What’s the problem here? CMJ used to stand for College Media Journal, an actual newsletter devoted to tracking and reflecting what was happening with college radio airplay in the days when college radio was a powerful gatekeeper, one of the main ways fans discovered exciting new artists beyond the pop mainstream. But the same forces that have undermined the commercial radio industry, namely the Internet and streaming services, have threatened indie music and the college radio stations that once fostered it. Many stations have bitten the dust, colleges selling off their signals to outside entities.
CMJ has tried to stay alive by rebranding itself as an event organizer, sacrificing its old curatorial role for the promotion of a bloated roster of the “hottest” but not necessarily best bands. To facilitate its new mission, CMJ shows are now held at more than 80 venues spread throughout Manhattan and Brooklyn, each venue hosting several bands for short—often 30-to-45-minute—back-to-back sets. Theoretically, you the critic might go to a venue to see a particular band you already know and like and happen upon a new band you’d love to plug. But at least for me, that wasn’t the case.
Imagine a radio with over a thousand stations, few programmed thoughtfully, all vying for your attention at the same time, and then you’ll have a sense of the CMJ experience from this critic’s perspective. By the end of the week I was all but tapped out, only halfheartedly deciding to head over to Baby’s All Right—the same venue Barnett played last year—to see newcomers Cayetana, a band I first discovered this summer not through a publicist, but by keeping my own ear to the ground when I produced a piece for NPR on the economics of recording outside of the major label system.
I arrived at the club just in time to catch the French emo/hardcore band Sport, who yelled and pounded their way through a set. To be fair, Sport seemed to be having a bad night—the kind of bad night that’s all too familiar to young indie bands. There were problems with the soundboard. One of the members injured his hand and couldn’t play. The room was half-empty. And when I looked up Sport on my phone, I saw a Facebook post begging for lodging with the promise, “We are nice, very clean, animal friendly, do the dishes and the toilets if we dirty some of them.”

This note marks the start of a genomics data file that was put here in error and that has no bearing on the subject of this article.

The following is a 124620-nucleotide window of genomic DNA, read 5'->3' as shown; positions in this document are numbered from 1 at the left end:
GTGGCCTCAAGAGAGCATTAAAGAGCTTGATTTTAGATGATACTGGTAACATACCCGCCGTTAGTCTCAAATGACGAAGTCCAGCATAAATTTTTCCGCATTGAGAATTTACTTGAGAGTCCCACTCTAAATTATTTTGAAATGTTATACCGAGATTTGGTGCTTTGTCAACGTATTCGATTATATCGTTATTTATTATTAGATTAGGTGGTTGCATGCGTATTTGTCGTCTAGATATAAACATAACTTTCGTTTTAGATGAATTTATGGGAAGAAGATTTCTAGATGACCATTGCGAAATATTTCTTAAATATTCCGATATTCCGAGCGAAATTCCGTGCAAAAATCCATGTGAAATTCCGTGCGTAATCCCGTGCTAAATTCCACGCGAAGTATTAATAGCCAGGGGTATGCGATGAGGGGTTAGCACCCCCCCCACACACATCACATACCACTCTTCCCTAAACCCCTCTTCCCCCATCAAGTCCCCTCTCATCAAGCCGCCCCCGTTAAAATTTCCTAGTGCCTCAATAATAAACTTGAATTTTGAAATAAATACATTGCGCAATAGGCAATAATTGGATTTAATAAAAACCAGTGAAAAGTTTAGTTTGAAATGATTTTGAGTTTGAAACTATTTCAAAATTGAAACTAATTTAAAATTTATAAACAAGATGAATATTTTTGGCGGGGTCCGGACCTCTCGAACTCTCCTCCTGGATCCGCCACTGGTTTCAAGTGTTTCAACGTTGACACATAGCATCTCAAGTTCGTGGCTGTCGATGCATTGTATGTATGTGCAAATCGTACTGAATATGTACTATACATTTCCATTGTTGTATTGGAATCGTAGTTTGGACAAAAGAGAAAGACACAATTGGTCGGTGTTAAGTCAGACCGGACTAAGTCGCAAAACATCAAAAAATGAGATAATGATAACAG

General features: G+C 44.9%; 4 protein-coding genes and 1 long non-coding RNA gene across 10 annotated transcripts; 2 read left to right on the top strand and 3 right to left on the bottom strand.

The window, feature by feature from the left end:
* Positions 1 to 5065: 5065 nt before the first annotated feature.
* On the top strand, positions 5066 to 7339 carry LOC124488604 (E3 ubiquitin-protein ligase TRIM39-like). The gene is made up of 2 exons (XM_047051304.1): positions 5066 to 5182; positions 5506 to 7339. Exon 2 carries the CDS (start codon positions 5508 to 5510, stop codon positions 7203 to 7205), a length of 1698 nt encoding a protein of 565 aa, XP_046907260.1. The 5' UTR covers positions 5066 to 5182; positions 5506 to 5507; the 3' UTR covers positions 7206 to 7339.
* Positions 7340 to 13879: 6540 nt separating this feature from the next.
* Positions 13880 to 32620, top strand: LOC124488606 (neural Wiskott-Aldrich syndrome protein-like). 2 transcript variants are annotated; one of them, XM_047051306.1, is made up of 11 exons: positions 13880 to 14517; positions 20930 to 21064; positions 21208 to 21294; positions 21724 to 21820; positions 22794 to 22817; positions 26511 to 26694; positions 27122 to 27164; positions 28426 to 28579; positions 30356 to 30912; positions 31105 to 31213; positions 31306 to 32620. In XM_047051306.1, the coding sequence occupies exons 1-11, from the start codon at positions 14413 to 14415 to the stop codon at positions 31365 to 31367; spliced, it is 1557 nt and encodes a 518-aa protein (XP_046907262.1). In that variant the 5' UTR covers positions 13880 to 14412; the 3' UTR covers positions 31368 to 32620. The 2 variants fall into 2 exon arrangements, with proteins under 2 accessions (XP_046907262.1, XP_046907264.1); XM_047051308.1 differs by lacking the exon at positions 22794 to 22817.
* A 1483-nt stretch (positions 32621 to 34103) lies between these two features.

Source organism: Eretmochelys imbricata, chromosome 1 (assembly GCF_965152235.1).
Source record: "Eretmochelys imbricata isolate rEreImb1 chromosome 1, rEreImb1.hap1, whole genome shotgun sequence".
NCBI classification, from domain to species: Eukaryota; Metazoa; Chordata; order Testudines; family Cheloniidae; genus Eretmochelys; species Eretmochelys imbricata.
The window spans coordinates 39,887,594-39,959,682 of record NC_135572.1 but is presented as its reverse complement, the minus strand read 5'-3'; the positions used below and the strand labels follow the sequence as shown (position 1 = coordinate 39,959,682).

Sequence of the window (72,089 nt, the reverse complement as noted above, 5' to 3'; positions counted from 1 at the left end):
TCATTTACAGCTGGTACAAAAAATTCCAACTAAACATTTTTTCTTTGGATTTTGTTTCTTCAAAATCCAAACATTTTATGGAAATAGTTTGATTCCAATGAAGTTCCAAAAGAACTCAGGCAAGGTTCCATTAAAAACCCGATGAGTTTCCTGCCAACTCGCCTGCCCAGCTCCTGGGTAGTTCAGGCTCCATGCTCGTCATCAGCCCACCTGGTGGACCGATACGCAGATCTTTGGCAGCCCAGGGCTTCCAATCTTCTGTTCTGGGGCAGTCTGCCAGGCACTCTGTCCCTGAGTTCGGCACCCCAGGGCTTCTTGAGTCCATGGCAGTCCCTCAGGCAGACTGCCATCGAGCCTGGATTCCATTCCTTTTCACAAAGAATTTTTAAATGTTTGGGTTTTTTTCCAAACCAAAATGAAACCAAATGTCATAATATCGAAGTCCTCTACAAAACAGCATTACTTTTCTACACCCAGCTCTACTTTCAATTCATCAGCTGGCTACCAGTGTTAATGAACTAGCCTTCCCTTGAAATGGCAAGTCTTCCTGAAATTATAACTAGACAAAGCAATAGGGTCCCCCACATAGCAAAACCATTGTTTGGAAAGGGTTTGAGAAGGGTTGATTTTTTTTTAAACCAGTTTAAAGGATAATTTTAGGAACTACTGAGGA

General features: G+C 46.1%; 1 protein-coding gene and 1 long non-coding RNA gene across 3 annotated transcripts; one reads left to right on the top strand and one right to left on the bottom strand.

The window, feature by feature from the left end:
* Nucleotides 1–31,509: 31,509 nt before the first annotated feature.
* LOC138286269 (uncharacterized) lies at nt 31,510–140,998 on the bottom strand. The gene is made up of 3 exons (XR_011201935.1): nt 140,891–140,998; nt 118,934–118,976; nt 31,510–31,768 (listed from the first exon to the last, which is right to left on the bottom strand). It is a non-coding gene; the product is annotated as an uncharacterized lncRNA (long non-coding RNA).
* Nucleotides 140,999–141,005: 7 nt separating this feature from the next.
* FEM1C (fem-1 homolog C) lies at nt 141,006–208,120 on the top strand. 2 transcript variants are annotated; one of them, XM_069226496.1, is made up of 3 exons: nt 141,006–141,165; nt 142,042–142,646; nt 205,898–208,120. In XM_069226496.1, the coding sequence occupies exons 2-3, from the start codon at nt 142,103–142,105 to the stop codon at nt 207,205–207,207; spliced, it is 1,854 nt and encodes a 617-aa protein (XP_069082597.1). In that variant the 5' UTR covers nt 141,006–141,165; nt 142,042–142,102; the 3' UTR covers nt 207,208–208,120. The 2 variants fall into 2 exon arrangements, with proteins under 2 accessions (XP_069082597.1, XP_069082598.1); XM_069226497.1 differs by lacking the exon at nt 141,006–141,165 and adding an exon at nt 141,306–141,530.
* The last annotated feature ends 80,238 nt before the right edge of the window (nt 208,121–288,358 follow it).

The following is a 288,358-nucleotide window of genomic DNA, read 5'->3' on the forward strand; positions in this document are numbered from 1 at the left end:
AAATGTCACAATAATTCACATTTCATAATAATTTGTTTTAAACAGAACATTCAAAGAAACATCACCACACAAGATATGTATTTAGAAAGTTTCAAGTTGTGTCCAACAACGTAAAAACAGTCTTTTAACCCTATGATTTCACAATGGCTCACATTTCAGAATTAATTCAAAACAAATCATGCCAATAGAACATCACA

As with earlier shows, however, the room became infused with a new energy as another band took the stage. Cayetana, second in that night’s five band lineup, played fearlessly, working the sweet spot between punk and pop—not hitting every note right but hitting all the right notes. By their third song, there was even crowd surfing, which I haven’t seen in a long time. By playing like they had nothing to prove, Cayetana kept it raw and real, and reminded me of what it was like to go to shows when shows were shows, and not just promotional showcases.
I’d like to think that Cayetana might be among those who break big this year, that the most promising bands can and still do get noticed—even in an ever-growing haystack. What else could explain how Aurora Aksnes, Happyness, Protomartyr, and Bo Ningen—none of which I’d seen—all ended up making Bob Boilen and Jon Pareles’s post-CMJ “must see” lists? I’m left simultaneously wishing I’d seen less and more this go-around, but this time next year there will be a whole new crop of “it” bands to discover. College radio may be dying, but to the detriment of indie music the hype machine roars on.
ContributorAllyson Polsky McCabe
ALLYSON POLSKY MCCABE teaches writing at Yale.